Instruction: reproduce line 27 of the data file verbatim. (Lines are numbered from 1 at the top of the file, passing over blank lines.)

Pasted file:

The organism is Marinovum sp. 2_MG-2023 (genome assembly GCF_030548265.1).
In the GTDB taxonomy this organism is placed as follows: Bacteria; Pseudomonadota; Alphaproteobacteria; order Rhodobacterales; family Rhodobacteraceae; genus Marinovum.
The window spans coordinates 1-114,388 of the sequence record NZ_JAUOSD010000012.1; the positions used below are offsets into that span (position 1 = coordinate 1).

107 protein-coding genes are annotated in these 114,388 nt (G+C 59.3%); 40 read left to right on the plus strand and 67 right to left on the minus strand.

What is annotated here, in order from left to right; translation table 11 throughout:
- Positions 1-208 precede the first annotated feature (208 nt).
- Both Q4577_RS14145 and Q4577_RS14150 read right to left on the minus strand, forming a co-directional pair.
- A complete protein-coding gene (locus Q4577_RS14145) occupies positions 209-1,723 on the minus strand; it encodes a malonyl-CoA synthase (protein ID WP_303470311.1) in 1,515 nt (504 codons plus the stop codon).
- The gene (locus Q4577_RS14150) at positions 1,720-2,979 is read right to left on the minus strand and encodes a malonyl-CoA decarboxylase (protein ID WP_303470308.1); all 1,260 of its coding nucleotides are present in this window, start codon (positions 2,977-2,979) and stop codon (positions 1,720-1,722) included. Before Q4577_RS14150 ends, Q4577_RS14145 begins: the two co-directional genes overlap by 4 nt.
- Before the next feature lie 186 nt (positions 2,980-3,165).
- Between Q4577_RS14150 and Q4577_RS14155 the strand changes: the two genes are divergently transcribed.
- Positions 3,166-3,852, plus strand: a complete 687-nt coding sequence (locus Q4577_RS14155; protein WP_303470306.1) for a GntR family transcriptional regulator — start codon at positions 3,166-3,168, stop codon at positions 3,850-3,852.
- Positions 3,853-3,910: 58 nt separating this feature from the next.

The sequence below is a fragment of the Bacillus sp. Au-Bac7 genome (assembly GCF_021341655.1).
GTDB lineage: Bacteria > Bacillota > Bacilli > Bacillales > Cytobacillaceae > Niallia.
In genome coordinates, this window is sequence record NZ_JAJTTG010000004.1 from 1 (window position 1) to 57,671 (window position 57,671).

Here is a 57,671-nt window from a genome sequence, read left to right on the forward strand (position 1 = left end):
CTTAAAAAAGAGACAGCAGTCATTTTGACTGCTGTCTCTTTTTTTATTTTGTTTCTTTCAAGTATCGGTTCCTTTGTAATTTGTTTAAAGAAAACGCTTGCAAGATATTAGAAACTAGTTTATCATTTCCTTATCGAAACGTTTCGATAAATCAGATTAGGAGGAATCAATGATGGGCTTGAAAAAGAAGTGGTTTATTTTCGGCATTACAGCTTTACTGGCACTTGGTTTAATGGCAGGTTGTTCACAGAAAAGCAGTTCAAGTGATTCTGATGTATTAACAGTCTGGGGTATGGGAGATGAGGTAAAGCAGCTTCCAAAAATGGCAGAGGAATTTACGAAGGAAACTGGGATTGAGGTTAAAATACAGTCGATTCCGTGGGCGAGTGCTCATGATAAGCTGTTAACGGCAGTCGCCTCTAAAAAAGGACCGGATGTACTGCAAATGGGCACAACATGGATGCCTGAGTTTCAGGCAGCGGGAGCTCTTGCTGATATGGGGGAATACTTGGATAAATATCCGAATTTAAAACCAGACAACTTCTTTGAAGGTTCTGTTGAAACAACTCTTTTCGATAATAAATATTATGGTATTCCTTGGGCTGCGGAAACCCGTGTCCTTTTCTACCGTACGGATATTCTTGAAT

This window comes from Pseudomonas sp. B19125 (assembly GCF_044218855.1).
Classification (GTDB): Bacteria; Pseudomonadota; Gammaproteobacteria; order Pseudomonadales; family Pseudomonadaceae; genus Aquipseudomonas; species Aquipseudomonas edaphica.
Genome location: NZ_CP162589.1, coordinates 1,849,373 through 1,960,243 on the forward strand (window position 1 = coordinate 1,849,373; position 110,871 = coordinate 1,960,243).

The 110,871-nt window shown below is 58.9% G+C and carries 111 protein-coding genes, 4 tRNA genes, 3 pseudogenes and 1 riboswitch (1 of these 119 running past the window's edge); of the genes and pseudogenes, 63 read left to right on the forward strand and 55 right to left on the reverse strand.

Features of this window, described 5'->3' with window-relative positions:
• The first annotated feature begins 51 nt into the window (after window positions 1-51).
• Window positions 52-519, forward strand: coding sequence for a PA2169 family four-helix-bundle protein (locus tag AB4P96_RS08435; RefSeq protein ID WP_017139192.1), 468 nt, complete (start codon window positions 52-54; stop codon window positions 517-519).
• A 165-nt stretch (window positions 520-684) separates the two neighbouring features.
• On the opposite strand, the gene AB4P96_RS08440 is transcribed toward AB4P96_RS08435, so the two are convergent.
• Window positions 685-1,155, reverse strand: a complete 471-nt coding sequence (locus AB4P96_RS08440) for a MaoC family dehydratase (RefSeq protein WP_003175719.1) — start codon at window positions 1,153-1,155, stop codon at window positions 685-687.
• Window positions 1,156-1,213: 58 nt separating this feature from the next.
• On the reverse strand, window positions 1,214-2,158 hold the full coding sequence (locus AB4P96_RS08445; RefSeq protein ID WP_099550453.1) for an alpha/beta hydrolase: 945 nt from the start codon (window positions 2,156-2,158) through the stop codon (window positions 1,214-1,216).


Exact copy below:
• On the opposite strand, the gene AB4P96_RS08440 is transcribed toward AB4P96_RS08435, so the two are convergent.